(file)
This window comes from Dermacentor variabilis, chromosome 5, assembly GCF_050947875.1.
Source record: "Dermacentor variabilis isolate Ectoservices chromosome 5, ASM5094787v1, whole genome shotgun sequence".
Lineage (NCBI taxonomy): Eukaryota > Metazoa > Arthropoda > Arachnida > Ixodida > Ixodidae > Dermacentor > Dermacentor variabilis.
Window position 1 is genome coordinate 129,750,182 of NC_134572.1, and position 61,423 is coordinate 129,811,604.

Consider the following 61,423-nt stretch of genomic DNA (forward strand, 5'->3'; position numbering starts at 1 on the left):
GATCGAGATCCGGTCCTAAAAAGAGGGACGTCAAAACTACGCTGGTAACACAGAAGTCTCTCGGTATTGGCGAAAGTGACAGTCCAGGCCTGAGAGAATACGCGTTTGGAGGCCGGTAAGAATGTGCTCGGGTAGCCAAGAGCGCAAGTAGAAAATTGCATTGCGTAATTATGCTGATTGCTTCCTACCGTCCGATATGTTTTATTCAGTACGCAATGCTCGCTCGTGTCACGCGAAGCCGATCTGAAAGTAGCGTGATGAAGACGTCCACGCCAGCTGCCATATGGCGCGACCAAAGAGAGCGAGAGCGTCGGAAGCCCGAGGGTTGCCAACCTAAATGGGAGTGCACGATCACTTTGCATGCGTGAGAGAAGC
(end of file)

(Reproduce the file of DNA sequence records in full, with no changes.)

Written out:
This window comes from Dermacentor variabilis, chromosome 5, assembly GCF_050947875.1.
Source record: "Dermacentor variabilis isolate Ectoservices chromosome 5, ASM5094787v1, whole genome shotgun sequence".
Lineage (NCBI taxonomy): Eukaryota > Metazoa > Arthropoda > Arachnida > Ixodida > Ixodidae > Dermacentor > Dermacentor variabilis.
Window position 1 is genome coordinate 129,750,182 of NC_134572.1, and position 61,423 is coordinate 129,811,604.

Consider the following 61,423-nt stretch of genomic DNA (forward strand, 5'->3'; position numbering starts at 1 on the left):
GATCGAGATCCGGTCCTAAAAAGAGGGACGTCAAAACTACGCTGGTAACACAGAAGTCTCTCGGTATTGGCGAAAGTGACAGTCCAGGCCTGAGAGAATACGCGTTTGGAGGCCGGTAAGAATGTGCTCGGGTAGCCAAGAGCGCAAGTAGAAAATTGCATTGCGTAATTATGCTGATTGCTTCCTACCGTCCGATATGTTTTATTCAGTACGCAATGCTCGCTCGTGTCACGCGAAGCCGATCTGAAAGTAGCGTGATGAAGACGTCCACGCCAGCTGCCATATGGCGCGACCAAAGAGAGCGAGAGCGTCGGAAGCCCGAGGGTTGCCAACCTAAATGGGAGTGCACGATCACTTTGCATGCGTGAGAGAAGC